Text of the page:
M&G under fire over Eros Media World Bollywood bond drama


Investment firm M&G under fire for failing to protect thousands of savers who bought bonds issued by struggling Bollywood film group, Eros Media World

Controversy: Thousands of savers bought bonds issued by Eros Media World

Controversy: Thousands of savers bought bonds issued by Eros Media World

One of the UK’s biggest investment firms is under fire for failing to protect thousands of savers who bought bonds issued by struggling Bollywood film group, Eros Media World.

M&G, which manages more than £340 billion of investors’ cash, has been accused of failing to defend the interests of bondholders.

Now a formal complaint against the firm has been lodged with Britain’s main financial regulator, the Financial Conduct Authority.

Eros, controlled by the ultra-wealthy Lulla family in India, launched a £50 million bond in London in 2014. It was supposed to be repaid in April, but in March the Lullas said they wanted to repurchase up to half their bonds at a price of 60p in the pound and delay repayment of the rest until 2026.

The deal came with a raft of controversial conditions, but investors jumped at it nonetheless, frustrated by Eros missing interest payments for months on end and troubled by the group’s failure to file accounts since 2021.

M&G was appointed as trustee within weeks of the new bond proposal. It was tasked with coordinating and representing bondholders should the need arise.

Since then, Eros has repeatedly let investors down. Three months since it first proposed a restructuring of its bond issue, the group has still not said how many bonds will be repurchased and when investors will receive their cash – information that was supposed to have been unveiled in April.

Hard-pressed bondholders who accepted the offer are paralysed, unable to sell their bonds and being forced to play a waiting game, with many suffering financial distress as a result.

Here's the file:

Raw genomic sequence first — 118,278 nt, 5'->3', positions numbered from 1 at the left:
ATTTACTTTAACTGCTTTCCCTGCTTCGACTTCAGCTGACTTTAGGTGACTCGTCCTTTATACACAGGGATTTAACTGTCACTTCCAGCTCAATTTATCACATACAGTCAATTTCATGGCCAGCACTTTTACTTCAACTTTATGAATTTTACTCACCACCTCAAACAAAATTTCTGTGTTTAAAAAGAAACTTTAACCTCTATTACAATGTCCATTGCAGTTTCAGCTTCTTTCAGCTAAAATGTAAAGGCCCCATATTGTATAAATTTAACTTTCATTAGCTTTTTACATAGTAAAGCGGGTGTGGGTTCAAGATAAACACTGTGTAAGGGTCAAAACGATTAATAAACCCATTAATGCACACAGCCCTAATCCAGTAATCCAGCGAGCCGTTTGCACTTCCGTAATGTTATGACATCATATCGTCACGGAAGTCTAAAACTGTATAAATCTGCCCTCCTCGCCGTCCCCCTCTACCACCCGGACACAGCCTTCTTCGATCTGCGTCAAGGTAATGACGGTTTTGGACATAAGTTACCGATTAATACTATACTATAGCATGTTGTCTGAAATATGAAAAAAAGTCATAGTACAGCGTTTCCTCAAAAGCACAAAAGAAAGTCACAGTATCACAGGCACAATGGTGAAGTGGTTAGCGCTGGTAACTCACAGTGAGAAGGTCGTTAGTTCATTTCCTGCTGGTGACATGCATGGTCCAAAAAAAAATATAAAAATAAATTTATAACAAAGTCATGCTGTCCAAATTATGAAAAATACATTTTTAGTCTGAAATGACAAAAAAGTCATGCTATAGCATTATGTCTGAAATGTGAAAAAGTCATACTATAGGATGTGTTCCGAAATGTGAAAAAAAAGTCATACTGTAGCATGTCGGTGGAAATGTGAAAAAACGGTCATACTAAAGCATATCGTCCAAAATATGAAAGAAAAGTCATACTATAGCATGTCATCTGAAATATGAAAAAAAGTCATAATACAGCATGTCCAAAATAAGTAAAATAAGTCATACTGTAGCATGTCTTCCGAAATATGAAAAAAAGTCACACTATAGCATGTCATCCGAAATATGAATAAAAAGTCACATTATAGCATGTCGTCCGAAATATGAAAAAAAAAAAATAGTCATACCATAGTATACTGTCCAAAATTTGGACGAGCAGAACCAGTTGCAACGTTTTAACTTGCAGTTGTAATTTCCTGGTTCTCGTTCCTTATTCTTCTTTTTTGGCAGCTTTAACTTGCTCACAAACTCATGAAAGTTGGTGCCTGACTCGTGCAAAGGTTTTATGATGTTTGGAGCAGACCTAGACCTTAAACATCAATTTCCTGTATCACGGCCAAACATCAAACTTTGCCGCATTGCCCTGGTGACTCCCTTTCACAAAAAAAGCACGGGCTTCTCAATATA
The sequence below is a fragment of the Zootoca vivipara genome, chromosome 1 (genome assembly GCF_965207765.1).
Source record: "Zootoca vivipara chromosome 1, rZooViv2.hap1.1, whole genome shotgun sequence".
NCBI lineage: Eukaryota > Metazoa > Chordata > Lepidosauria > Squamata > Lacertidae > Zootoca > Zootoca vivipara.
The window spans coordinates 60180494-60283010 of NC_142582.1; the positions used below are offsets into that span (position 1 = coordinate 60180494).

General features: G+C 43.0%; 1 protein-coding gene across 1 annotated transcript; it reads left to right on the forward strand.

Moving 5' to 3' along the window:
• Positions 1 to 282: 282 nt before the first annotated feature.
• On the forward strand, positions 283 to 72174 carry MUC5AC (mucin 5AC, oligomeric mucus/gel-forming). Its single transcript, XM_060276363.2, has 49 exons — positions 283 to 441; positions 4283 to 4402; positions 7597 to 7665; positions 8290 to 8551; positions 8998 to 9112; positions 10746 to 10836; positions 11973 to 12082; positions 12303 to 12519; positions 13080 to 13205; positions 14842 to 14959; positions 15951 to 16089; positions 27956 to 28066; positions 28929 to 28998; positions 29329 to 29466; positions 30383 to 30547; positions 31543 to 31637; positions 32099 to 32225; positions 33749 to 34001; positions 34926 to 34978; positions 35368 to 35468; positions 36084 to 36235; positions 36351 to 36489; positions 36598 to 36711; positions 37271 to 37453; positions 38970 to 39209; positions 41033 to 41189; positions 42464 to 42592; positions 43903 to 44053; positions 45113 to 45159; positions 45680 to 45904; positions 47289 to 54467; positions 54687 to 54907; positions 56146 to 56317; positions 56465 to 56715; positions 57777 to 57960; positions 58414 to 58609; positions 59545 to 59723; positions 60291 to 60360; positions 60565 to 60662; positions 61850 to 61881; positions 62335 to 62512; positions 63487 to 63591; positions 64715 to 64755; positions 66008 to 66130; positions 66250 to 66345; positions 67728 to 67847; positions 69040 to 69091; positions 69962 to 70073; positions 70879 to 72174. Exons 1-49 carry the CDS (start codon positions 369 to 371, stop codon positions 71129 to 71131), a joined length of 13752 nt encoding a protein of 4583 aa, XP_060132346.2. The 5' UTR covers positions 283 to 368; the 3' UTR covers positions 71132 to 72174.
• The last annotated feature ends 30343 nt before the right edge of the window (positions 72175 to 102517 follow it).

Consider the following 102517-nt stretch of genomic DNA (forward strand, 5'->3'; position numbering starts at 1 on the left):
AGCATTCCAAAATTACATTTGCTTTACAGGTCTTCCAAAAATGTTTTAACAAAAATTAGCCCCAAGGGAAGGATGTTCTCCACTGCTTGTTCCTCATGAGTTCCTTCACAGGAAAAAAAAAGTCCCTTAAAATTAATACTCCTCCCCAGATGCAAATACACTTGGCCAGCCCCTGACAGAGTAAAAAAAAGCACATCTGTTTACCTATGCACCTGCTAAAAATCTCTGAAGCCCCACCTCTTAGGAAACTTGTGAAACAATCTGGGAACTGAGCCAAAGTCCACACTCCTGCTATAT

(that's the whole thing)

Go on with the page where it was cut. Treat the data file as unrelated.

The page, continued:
Last week, action against Eros intensified when the Indian market regulator – the Securities and Exchange Board of India – said it had found evidence of accounting irregularities at the group.

Just days earlier, Eros announced in London that it had agreed to sell a key subsidiary, Eros Now, to a private technology firm controlled by the Lulla family. Eros says it took pains to negotiate the best possible terms, but the company has not said how much it will receive from the deal or why it chose to sell to another Lulla family entity.

Furious investors say the deal contravenes the terms of the original bond issue and that M&G needs to act. Financial consultancy 365IM has filed a formal complaint to the FCA, accusing M&G of failing ‘to discharge its duty as trustee and to act in the best interests of the bondholders’.

But M&G hit back at these allegations, saying: ‘We are carrying out our role in line with the bond documentation and liaising with both the company and bondholders.’ The FCA has refused to comment, but is understood to be keeping a close eye on events. Market watchers say that if Eros has breached the terms of its prospectus this should be a matter for the courts.

However, 20 per cent of bondholders would have to agree to this before M&G could act on their behalf. It is understood that Eros has not yet paid M&G. Eros has not responded to any of the allegations.

The 365IM consultancy is seeking support from bondholders to accelerate action. Bondholders wishing to join the 365 action group should contact the firm via Alex Dunkley at alex.dunkley@365im.co.uk

Time for watchdog to act 

The Stock Exchange retail bond market was set up to encourage individual investors to buy bonds.

But the Eros drama highlights worrying cracks in the system.

Bonds are traded on the Stock Exchange, but the Financial Conduct Authority (FCA) is responsible for deciding whether a company can list a bond or not – and that depends on whether its prospectus fully reflects what the business does.

If a company starts misbehaving once a bond has been issued, the FCA is limited in what it can do, particularly if that firm is privately owned or its shares are listed overseas.

The main onus falls on the trustees, appointed by the issuing company.

Trustees, however, are only obliged to take action if a certain number of bondholders ask them to – otherwise, they too are limited in the moves they can make.

None of this seems right. Bonds can be a great source of income and they rank higher than shares if a company collapses.

But the system needs to change – and soon.

                                                                                                                                                  Joanne Hart





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